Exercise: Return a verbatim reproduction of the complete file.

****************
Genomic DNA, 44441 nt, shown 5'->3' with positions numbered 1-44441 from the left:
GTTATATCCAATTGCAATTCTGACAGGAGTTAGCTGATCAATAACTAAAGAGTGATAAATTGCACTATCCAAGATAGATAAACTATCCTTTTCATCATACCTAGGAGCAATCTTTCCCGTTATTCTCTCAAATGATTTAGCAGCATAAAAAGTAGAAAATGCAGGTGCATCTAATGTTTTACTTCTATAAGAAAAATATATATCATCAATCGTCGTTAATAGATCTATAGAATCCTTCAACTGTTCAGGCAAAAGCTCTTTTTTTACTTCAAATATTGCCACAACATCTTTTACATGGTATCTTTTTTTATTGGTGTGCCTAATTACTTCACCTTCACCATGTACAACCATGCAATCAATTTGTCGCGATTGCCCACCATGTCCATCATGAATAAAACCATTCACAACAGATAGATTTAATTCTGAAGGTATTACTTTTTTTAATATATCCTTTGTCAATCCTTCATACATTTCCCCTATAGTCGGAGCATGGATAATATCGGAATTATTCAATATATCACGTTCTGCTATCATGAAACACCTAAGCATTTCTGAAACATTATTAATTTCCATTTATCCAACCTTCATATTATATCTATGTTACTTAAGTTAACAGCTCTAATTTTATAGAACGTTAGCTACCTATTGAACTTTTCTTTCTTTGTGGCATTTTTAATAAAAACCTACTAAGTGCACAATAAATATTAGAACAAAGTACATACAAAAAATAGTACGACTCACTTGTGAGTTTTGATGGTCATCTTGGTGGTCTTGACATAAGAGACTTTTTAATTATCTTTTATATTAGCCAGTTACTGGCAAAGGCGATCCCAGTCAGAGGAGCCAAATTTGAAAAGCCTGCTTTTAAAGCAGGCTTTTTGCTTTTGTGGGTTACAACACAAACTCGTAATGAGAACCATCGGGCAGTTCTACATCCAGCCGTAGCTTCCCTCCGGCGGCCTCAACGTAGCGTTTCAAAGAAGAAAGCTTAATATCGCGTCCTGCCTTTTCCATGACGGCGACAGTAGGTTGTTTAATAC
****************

Genomic DNA, 44441 nt, shown 5'->3' with positions numbered 1-44441 from the left:
GTTATATCCAATTGCAATTCTGACAGGAGTTAGCTGATCAATAACTAAAGAGTGATAAATTGCACTATCCAAGATAGATAAACTATCCTTTTCATCATACCTAGGAGCAATCTTTCCCGTTATTCTCTCAAATGATTTAGCAGCATAAAAAGTAGAAAATGCAGGTGCATCTAATGTTTTACTTCTATAAGAAAAATATATATCATCAATCGTCGTTAATAGATCTATAGAATCCTTCAACTGTTCAGGCAAAAGCTCTTTTTTTACTTCAAATATTGCCACAACATCTTTTACATGGTATCTTTTTTTATTGGTGTGCCTAATTACTTCACCTTCACCATGTACAACCATGCAATCAATTTGTCGCGATTGCCCACCATGTCCATCATGAATAAAACCATTCACAACAGATAGATTTAATTCTGAAGGTATTACTTTTTTTAATATATCCTTTGTCAATCCTTCATACATTTCCCCTATAGTCGGAGCATGGATAATATCGGAATTATTCAATATATCACGTTCTGCTATCATGAAACACCTAAGCATTTCTGAAACATTATTAATTTCCATTTATCCAACCTTCATATTATATCTATGTTACTTAAGTTAACAGCTCTAATTTTATAGAACGTTAGCTACCTATTGAACTTTTCTTTCTTTGTGGCATTTTTAATAAAAACCTACTAAGTGCACAATAAATATTAGAACAAAGTACATACAAAAAATAGTACGACTCACTTGTGAGTTTTGATGGTCATCTTGGTGGTCTTGACATAAGAGACTTTTTAATTATCTTTTATATTAGCCAGTTACTGGCAAAGGCGATCCCAGTCAGAGGAGCCAAATTTGAAAAGCCTGCTTTTAAAGCAGGCTTTTTGCTTTTGTGGGTTACAACACAAACTCGTAATGAGAACCATCGGGCAGTTCTACATCCAGCCGTAGCTTCCCTCCGGCGGCCTCAACGTAGCGTTTCAAAGAAGAAAGCTTAATATCGCGTCCTGCCTTTTCCATGACGGCGACAGTAGGTTGTTTAATAC